Chicago, United States – Palestinian-American Rashad Darwish was producing a show called Runners Ultimate Network when he noticed how many people were running in marathons as teams for different charities.
Darwish had competed in numerous marathons throughout his life and it was at the Iron Man Triathlon in 2009 when an idea came to him.
“I realised crossing the finish line was not enough,” Darwish told Al Jazeera. “I thought to myself, the time has come to finish with a purpose.”
“Rush”, as he is nicknamed by friends, started thinking about entering the Bank of America Chicago Marathon, one of the nation’s most prestigious races – but this time, as part of a team and for a cause.
“I always wanted to do something for Palestine to help the Palestinians and to help Americans better understand our cause,” Rush said. “In 2009, I had attended a fundraiser for the Palestine Children’s Relief Fund [PCRF] and it hit me that I should organise a team, and we would run to raise funds for Palestinian children through the PCRF.”
Since 2009, Team Palestine has raised more than $400,000 for the PCRF.
As Rush and his team prepared for the Chicago Marathon on Sunday, growing clashes across the occupied West Bank between Israeli forces, settlers, and Palestinians have heightened tensions.
The Israeli-Palestinian conflict touches Rush, whose family immigrated to Chicago in 1972 from their small village outside of Ramallah called Beitin.
“As a team we know we can’t change the political climate in Palestine or in the Middle East. But what we can do is raise funds for doctors to go into the occupied territories and provide medical care for the children. In many ways, PCRF is the only path to their prosperity,” said Rush.
Rush turned to his family and brothers and launched Team Palestine for PCRF to run in the annual Chicago Marathon, which first launched in 1977. Rush set his sights on the 2010 marathon, putting together a team of 10 runners.
“I was amazed that as we ran people were cheering us saying, ‘Go Palestine’. People were coming up to us asking ‘What is Palestine?’ Here I was trying to raise money for the PCRF, but in reality, we were doing even more – raising public awareness for Palestine,” said Rush.
The marathon eventually recognised Team Palestine as an official entry and this year reserved 55 pre-registered numbers for the group.
PCRF President Steve Sosebee said he is grateful to Rush and all the Team Palestine volunteers for their efforts.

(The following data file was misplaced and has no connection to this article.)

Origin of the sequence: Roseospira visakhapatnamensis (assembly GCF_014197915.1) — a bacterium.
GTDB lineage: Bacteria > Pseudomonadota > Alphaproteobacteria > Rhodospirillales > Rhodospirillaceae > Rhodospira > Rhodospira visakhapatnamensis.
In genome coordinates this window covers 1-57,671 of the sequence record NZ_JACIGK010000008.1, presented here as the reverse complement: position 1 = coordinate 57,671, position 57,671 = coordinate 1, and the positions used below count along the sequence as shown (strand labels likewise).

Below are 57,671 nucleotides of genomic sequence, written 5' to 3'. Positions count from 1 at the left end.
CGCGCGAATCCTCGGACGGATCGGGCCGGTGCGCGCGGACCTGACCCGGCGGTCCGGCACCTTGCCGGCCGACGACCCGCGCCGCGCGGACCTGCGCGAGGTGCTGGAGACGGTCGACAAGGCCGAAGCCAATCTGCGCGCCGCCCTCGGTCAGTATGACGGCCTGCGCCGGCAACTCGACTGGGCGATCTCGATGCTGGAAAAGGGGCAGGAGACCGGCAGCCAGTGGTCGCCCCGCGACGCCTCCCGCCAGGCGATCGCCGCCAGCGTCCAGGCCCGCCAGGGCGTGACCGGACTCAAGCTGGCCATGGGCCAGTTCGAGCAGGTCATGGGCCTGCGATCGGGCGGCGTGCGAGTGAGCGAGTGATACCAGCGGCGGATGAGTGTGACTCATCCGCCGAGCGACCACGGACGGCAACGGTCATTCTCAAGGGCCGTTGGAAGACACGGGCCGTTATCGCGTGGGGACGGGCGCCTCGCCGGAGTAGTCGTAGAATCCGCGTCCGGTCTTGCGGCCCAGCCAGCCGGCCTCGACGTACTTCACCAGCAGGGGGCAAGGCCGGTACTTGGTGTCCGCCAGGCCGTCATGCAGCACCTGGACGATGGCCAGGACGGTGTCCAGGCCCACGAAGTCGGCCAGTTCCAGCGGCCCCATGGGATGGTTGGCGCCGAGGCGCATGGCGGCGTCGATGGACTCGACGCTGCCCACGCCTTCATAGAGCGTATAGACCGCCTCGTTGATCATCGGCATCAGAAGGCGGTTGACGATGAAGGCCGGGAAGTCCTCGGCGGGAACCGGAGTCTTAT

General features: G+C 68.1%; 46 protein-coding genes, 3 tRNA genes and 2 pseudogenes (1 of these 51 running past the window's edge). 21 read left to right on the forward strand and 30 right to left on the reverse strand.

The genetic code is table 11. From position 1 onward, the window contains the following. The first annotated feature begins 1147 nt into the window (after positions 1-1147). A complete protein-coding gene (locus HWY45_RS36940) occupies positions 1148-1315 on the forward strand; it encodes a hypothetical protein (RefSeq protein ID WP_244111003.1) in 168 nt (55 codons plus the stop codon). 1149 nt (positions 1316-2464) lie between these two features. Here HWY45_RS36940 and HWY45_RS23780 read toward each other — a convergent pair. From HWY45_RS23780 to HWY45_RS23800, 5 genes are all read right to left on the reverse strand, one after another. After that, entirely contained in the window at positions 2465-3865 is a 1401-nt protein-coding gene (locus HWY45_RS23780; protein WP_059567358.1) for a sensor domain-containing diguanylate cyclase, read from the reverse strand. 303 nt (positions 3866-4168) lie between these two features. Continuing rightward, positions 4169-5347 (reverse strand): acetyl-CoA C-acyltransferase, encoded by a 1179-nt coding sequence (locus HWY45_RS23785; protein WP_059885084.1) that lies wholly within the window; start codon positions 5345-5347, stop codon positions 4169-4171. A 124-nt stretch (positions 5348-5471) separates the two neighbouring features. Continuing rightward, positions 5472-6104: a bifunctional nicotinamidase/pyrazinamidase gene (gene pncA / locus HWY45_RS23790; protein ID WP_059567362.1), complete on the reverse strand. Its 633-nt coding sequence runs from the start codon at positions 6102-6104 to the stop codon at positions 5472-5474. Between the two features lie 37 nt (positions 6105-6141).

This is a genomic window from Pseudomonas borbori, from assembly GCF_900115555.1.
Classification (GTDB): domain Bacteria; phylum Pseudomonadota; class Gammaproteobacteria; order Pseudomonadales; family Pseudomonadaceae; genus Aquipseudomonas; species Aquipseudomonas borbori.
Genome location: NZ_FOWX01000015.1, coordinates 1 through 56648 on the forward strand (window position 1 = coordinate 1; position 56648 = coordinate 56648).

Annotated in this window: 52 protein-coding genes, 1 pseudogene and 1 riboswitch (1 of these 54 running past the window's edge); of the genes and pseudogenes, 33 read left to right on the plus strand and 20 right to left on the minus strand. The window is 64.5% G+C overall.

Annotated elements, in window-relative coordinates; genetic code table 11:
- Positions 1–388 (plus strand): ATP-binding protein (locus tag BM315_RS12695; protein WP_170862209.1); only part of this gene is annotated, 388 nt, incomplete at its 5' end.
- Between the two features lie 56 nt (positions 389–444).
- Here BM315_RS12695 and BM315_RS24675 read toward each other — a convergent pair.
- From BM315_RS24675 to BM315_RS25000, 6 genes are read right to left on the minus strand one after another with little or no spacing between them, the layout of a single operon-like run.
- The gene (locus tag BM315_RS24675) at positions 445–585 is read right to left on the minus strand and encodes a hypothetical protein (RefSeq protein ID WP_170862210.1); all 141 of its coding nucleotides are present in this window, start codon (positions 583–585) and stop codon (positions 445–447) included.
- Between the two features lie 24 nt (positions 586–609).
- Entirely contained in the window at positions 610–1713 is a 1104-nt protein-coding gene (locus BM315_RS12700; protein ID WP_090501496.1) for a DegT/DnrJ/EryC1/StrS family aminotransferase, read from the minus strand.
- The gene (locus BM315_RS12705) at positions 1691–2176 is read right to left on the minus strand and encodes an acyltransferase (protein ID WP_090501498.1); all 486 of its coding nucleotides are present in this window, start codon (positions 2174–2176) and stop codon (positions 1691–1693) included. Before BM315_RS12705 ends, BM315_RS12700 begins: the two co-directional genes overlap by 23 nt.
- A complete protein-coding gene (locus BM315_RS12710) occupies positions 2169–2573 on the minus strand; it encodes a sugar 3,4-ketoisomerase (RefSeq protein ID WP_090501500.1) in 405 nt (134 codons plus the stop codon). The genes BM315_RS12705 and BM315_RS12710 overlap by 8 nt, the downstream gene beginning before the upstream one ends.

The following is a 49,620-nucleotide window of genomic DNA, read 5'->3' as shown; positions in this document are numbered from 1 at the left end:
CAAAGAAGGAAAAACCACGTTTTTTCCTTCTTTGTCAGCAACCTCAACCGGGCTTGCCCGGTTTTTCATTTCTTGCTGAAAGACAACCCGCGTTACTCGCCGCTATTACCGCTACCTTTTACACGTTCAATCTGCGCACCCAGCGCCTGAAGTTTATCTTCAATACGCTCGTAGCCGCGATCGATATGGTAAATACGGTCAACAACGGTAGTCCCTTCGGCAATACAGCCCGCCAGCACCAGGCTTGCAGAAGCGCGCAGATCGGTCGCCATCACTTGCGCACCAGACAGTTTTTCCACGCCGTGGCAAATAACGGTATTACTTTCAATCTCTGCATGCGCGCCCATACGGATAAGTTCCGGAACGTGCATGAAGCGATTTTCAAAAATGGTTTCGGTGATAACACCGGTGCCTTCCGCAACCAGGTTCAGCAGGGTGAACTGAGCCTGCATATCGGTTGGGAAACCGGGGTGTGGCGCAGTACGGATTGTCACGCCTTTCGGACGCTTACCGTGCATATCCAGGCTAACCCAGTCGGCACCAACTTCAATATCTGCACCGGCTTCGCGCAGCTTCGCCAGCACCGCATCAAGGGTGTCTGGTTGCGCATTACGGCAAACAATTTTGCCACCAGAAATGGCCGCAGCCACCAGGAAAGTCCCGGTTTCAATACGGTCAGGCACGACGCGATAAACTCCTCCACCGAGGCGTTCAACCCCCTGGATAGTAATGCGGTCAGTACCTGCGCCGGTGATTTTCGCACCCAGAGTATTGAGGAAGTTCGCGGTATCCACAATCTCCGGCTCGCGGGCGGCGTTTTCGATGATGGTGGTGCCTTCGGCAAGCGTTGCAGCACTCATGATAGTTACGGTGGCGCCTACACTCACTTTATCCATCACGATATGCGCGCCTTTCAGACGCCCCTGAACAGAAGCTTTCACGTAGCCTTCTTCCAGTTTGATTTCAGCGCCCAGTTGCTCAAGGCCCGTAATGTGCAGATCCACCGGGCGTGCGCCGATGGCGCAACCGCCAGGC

“The usual methods of raising funds to support our work here in Palestine – such as gala events, campaigns – are great. But this offers people a way to also get healthy and share in an experience, while at the same time, knowing that every mile they run saves a child,” Sosebee told Al Jazeera.
“The huge amount of money they have raised enables us to provide urgent medical care for sick and injured kids all over the Middle East for free.”
Sosebee said similar marathon teams also called “Team Palestine” are currently forming in major US cities like Seattle, San Diego, and Dallas, noting the concept has also spread to cities around the world including South Africa and the United Arab Emirates.
Lama Abusharif, race coordinator for Team Palestine in Chicago and a marathon participant, said there is nothing like the feeling of running for charity and having strangers cheer you on.
“It was impressive; more than 40,000 people all trying to make it past all those miles. The Chicago Marathon completely shuts down the centre of the city of Chicago for more than half a day … Strangers would see our team shirts and cheer us on by saying ‘Go Team Palestine’ or ‘Viva la Palestine’. I couldn’t help but tear up when I heard them,” Abusharif told Al Jazeera.
Rush knows not everyone can run a marathon – a race of 42.8 kilometres.
This past September, Team Palestine helped organise a shorter “Run for Peace” in Chicago that featured a 5km track and a category of “walkers” who tackle a distance of 1.6km.
“Not everyone runs,” Rush said. “It’s not easy.”
More than 1,000 people registered in “Run for Peace” as runners and walkers. There were many attendees and it took on a day-long, festival-like atmosphere with organisers handing out Middle Eastern food and featuring tables set up by many American-Palestinians, Arab, and Muslim organisations.
“Run for Peace” coordinator Colin McCarthy, who works with Rush and Team Palestine, said he had never run a race or marathon before.
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“I run for Team Palestine because … I can bring attention to a need that requires support. We inform people of what is really happening around the world. We excite people to ask questions, learn more, and join the cause,” McCarthy told Al Jazeera.
Their success at the Chicago Marathon and in other races has also inspired Team Palestine to enter the 4th Annual Palestine International Marathon-themed Right to Movement in Bethlehem.
“When I was young, I remember my dad and his generation always asking themselves: ‘How do we get the younger generation involved in doing something for Palestine?’ It was a good question,” Rush recalled.
“I think the most exciting thing about running the Chicago Marathon and other races is that we are able to get young Palestinians and American Arabs to become engaged. That’s also an exciting result of all this.”